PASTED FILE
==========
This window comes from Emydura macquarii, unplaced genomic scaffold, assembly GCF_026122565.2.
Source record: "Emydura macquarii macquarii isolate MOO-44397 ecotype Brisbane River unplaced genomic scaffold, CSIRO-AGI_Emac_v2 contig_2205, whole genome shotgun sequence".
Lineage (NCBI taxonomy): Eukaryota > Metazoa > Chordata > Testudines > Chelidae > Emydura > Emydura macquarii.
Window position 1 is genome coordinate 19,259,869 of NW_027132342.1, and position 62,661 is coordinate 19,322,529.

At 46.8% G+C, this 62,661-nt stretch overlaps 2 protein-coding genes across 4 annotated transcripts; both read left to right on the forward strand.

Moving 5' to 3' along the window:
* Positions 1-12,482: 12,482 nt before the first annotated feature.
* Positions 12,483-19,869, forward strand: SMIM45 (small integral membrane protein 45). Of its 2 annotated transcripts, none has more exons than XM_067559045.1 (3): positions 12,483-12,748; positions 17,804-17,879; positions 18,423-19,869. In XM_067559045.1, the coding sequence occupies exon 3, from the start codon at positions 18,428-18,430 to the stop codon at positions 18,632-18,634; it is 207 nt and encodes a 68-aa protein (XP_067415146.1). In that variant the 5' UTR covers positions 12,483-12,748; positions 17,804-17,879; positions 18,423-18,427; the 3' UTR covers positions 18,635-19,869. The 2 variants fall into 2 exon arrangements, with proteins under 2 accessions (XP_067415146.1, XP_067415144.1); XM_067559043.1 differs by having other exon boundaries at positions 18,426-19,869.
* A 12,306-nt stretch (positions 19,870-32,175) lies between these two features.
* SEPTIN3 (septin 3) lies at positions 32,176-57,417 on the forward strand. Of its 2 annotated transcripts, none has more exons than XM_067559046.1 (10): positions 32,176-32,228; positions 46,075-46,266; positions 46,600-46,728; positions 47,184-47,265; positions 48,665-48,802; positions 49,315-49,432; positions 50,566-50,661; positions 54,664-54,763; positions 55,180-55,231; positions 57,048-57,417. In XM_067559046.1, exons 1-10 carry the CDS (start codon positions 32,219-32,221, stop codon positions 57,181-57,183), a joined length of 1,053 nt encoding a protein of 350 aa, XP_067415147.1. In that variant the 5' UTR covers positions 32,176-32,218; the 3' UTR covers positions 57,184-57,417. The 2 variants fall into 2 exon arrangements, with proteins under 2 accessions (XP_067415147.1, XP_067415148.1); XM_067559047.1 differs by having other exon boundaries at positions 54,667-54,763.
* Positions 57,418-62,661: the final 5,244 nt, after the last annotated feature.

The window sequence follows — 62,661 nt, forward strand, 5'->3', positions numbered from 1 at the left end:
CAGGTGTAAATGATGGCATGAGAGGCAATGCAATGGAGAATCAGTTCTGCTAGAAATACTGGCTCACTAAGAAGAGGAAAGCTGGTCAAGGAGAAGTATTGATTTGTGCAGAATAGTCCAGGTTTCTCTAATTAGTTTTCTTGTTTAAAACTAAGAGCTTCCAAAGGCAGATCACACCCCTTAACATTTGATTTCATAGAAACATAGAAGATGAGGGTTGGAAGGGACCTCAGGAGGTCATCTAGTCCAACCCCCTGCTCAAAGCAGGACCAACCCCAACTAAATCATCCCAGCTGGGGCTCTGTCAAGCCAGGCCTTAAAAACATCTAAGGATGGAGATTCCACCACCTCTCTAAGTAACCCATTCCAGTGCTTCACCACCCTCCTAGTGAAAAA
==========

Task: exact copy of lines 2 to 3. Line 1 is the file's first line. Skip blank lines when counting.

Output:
Source record: "Emydura macquarii macquarii isolate MOO-44397 ecotype Brisbane River unplaced genomic scaffold, CSIRO-AGI_Emac_v2 contig_2205, whole genome shotgun sequence".
Lineage (NCBI taxonomy): Eukaryota > Metazoa > Chordata > Testudines > Chelidae > Emydura > Emydura macquarii.